In Alabama for the past week we have been enjoying temperatures peaking near the 70 mark. It has been exciting to sneak a peak through the mulch looking for my old friends returning to my garden. And as much as I enjoy my infamous wood burning heater it has been a relief to let the fire go out. Feeding a continuous fire is hard work although rewarding. . I k n o w !! This is still February and more times than not my crocus heads find themselves buckling in an unexpected snow. But still this spring break has been great fun.
Letting the fire go out was not a smart move in Early America. The ceramic head match was a luxury afforded only by the more fortunate and not prevalent until the second half of the 1800. The fire in the hearth was important 24/7 regardless of the ambient temps. The hearth of course important for preparing daily meals for the hard working families and don’t underestimate the welcomed light source the fire provided. These have been my thoughts as I study the recently acquired andirons that Charles added to Noordermeer’s inventory.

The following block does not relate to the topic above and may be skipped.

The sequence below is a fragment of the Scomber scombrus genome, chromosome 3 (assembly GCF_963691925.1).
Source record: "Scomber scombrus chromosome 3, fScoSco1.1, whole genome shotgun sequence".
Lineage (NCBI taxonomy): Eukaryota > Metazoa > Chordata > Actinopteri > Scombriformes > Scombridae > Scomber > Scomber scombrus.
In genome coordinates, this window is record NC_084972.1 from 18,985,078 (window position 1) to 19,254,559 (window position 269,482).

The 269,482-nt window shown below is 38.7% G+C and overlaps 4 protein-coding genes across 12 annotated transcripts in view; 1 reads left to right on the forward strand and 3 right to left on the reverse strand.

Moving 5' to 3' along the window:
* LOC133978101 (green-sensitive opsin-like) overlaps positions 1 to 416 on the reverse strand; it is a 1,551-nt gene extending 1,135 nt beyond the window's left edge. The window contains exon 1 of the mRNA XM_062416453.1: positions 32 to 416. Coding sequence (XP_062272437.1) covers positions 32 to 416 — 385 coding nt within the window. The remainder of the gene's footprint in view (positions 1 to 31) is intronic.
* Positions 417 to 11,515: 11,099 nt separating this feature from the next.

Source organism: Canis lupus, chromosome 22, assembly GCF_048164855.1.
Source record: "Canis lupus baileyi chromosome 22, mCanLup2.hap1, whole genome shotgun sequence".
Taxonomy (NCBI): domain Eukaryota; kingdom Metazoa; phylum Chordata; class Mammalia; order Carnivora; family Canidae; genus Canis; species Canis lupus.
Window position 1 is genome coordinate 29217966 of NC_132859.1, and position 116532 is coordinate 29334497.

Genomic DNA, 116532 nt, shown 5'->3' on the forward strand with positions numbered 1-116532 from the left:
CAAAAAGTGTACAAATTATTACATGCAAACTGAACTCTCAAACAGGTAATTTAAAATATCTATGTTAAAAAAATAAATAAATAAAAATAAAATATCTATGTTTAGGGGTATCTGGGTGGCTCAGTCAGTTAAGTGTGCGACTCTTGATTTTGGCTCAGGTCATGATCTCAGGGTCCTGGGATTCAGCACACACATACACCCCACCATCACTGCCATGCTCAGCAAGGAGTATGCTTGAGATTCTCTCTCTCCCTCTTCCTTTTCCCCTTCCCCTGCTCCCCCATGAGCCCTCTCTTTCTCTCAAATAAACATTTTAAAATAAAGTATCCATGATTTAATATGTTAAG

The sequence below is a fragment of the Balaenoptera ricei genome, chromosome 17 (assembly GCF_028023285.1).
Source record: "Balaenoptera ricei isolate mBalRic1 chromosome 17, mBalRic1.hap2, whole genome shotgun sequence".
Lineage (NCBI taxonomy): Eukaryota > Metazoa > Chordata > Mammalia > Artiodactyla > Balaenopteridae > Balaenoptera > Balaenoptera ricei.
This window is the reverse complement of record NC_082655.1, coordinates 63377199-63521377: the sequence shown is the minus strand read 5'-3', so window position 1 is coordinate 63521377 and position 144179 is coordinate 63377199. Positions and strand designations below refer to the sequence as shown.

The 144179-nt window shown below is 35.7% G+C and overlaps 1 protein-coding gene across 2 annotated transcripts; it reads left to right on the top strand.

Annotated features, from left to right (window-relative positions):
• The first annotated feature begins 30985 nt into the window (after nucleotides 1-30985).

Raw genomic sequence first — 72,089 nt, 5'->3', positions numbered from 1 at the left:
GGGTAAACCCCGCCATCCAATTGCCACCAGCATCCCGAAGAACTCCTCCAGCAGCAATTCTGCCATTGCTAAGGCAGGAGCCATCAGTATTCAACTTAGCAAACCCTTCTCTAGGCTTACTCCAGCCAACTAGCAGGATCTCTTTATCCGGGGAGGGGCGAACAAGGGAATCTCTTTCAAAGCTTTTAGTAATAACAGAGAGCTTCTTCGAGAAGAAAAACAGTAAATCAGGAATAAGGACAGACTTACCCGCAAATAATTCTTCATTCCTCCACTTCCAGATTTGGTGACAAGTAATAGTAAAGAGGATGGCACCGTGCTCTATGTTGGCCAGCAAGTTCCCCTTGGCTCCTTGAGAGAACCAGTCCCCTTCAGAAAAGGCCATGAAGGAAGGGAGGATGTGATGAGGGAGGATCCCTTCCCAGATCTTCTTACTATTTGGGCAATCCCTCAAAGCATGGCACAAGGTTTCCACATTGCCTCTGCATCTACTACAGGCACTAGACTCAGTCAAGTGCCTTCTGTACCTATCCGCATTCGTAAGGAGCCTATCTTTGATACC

These are the best andirons I have had in my inventory in a good while. Look at the multi-functions. On the inside of the vertical surface of these andirons you can see a curl that would hold a skewer serving as a rotisserie for a good size piece of meat for dinner. Now notice the well formed basket top. This basket was often used to hold a warming dish for sauces and whatever. The basket was also convenient in holding a light source when a roaring fire was not in best interest , i.e. a spring day in Alabama. Nice iron always a cool addition to a collectors fireplace.